This page cannot be viewed in frames

Go to page

If you have found a spelling error, please, notify us by selecting that text and pressing Ctrl+Enter.

Evasion of office by certain rhetorician

This post is also available in: Polish (polski)

Evasion of office by a certain rhetorician
Evasion of office by a certain rhetorician

Not everyone in ancient Rome dreamed of holding high and prestigious offices. Retor and sophist from the 2nd century CE Aelius Aristides, a Greek from Asia Minor, one of Asclepius’ most ardent followers, is an example of persistent avoidance of service to the state, and he did it extremely effectively.

As a well-known and wealthy man, he was elected by the administrator of the province of Asia, a certain Severus, a “peace keeper” (ejrenarch). Aristides appealed against this decision, sent lawyers to Severus, but they only received from him assurances of tax exemption; the office nomination remained in force. While writing letters, convincing and consulting lawyers and friends, Aristides was in the meantime appointed to the second office! This time he was supposed to be a quote. Now he had to refer to the same governor in both cases. He made a fiery speech before him and delighted him so much that Severus did not mention any office. A year ago, Aristides had a similar problem: he was elected a tax collector.

The speaker sent a letter, this time to Rome, explaining the impossibility of taking office for health reasons. It worked, and again the sophist avoided an unpleasant duty for him. As if that was not enough, shortly afterwards, Aristide was elected the high priest of Asclepius. He said, however, that he would not take it because he did not receive any instructions from God (Asclepius of course). This was not the end of Aristydes’ problems: his candidacy for the Provincial Assembly was put forward. Again, the rhetor had to write an appeal, and again effectively. He was released from all duties while he was in the sanctuary of Asclepius, that is, during treatment, which Aristides did for 17 years of his life.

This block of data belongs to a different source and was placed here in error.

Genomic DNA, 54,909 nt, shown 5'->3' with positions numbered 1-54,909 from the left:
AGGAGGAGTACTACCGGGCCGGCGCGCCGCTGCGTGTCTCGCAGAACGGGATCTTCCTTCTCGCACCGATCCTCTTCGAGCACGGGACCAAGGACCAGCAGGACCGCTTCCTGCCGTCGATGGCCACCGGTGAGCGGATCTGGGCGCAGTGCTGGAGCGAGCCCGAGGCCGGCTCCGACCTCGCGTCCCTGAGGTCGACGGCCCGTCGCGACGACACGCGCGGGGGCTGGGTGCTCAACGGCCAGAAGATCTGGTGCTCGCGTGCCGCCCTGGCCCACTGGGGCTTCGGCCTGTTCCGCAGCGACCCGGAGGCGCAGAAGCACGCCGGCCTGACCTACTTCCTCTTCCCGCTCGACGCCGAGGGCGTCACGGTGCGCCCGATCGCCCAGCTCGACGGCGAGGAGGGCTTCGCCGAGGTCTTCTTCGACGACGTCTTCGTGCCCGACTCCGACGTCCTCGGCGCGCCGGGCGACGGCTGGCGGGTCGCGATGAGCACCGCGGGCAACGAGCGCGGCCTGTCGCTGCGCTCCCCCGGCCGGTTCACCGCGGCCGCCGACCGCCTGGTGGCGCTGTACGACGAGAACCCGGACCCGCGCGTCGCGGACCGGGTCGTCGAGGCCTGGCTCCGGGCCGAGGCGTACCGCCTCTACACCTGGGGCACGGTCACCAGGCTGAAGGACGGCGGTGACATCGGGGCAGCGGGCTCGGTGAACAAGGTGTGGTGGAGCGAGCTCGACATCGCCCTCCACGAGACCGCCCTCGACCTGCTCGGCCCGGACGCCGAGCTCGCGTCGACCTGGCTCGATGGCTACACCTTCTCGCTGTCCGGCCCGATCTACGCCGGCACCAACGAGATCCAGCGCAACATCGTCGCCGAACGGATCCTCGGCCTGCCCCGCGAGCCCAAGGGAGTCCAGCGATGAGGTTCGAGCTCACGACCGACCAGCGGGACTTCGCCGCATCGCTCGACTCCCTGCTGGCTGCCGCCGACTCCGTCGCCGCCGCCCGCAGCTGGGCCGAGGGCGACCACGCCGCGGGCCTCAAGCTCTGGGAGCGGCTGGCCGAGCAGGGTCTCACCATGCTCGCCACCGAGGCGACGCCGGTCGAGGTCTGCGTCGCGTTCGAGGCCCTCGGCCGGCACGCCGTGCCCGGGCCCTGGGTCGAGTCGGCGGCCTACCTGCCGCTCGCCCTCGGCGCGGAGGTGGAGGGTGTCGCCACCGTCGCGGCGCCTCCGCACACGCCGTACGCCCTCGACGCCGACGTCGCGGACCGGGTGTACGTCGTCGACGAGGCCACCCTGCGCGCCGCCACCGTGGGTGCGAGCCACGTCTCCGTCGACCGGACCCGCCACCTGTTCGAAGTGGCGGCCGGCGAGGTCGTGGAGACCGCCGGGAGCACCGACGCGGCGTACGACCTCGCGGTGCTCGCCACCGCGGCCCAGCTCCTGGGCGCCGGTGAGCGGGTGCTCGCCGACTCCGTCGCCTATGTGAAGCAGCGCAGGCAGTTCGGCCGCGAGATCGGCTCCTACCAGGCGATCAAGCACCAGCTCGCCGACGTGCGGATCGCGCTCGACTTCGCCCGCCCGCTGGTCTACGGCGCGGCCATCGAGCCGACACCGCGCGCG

Author: Aneta Liwerska
  • Aelius Aristides, Sacred Tales, translation. Marian Szarmach, Studio Graeco - Latina II, Toruń 1991

IMPERIUM ROMANUM needs your support!

If you like the content that I collect on the website and that I share on social media channels I will be grateful for the support. Even the smallest amounts will allow me to pay for further corrections, improvements on the site and pay the server.



Find out more!

Check your curiosity and learn something new about the ancient world of the Romans. By clicking on the link below, you will be redirected to a random entry.

Random curiosity

Random curiosity

Discover secrets of ancient Rome!

If you want to be up to date with newest articles on website and discoveries from the world of ancient Rome, subscribe to the newsletter, which is sent each Saturday.

Subscribe to newsletter!

Subscribe to newsletter

Spelling error report

The following text will be sent to our editors: